Wuhan virus: Philippines confirms first case in Chinese woman from Wuhan

Passengers wearing face masks who arrived from China's Guangzhou line up for immigration at the Ninoy Aquino International Airport in Manila, on Jan 22, 2020.
Passengers wearing face masks who arrived from China's Guangzhou line up for immigration at the Ninoy Aquino International Airport in Manila, on Jan 22, 2020.PHOTO: EPA-EFE

MANILA - The Philippines on Thursday (Jan 30) reported its first case of the new Sars-like coronavirus that began spreading from the Chinese central city of Wuhan in December.

A 38-year-old Chinese woman now at a hospital in Manila tested positive for the Wuhan virus, Health Secretary Francisco Duque said at a news briefing.

The woman arrived on Jan 21 from Wuhan, via Hong Kong, and had been to the cities of Cebu and Dumaguete, popular tourist destinations in central Philippines.

She went to a hospital on Jan 25 for mild coughing. She was admitted and tested for the Wuhan virus.

Dr Duque said the woman was not showing signs of the disease caused by the novel coronavirus that has so far sickened more than 7,700 people and killed at least 170.

Health officials have reported 29 suspected cases of infections in the Philippines caused by the Wuhan virus. Eighteen were in metropolitan Manila.

One patient, a 29-year-old Chinese man from Yunnan province, died on Wednesday at a government hospital in Manila, but most likely from another cause. He was said to be suffering from other serious illnesses.

Dr Duque said the health ministry was "on top of this evolving situation".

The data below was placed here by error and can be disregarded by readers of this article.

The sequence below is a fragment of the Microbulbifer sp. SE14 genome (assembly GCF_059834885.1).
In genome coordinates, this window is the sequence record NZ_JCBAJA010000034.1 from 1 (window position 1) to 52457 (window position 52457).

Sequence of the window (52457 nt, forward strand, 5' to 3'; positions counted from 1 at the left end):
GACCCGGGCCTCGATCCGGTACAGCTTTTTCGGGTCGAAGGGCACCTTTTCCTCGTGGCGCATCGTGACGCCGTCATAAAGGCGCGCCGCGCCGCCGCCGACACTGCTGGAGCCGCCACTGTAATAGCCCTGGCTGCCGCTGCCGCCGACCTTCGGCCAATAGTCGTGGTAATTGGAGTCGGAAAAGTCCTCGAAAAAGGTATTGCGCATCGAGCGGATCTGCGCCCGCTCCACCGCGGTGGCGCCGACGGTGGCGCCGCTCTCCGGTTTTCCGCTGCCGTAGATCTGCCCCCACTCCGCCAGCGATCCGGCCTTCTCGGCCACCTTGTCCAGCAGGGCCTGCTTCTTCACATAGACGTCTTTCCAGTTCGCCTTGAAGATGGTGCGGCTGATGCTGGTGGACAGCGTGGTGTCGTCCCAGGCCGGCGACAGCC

Dr Ferchito Avelino, head of the epidemiology bureau, said health officials were already in touch with passengers who were on the same flight as the Wuhan virus-infected patient.

Health workers had also been dispatched to places in Cebu and Dumaguete where the woman had been.

Cebu Governor Gwendolyn Garcia said all passengers on flights from China landing at the city's airport would be quarantined for two weeks.

She did not say when this would be enforced, but announced that two locations that could hold 200 patients would be ready in two or three days.

Dr Duque said the Philippines was looking into banning flights from more provinces in China.

The Philippines has already shut its borders to those coming from Wuhan and the rest of Hubei province.

The country has also stopped issuing visas to Chinese nationals on arrival, although there has been no order to bar Chinese nationals from entering.

Close to 1.5 million Chinese tourists went to the Philippines in the first 10 months of last year, and over 4 million more are believed to be working in the country's booming offshore gaming industry.

President Rodrigo Duterte has said the government was "preparing for the worst". But he said he was not inclined to ban all tourist traffic from China.

"At this time, I am not for it. It would not be fair," he said.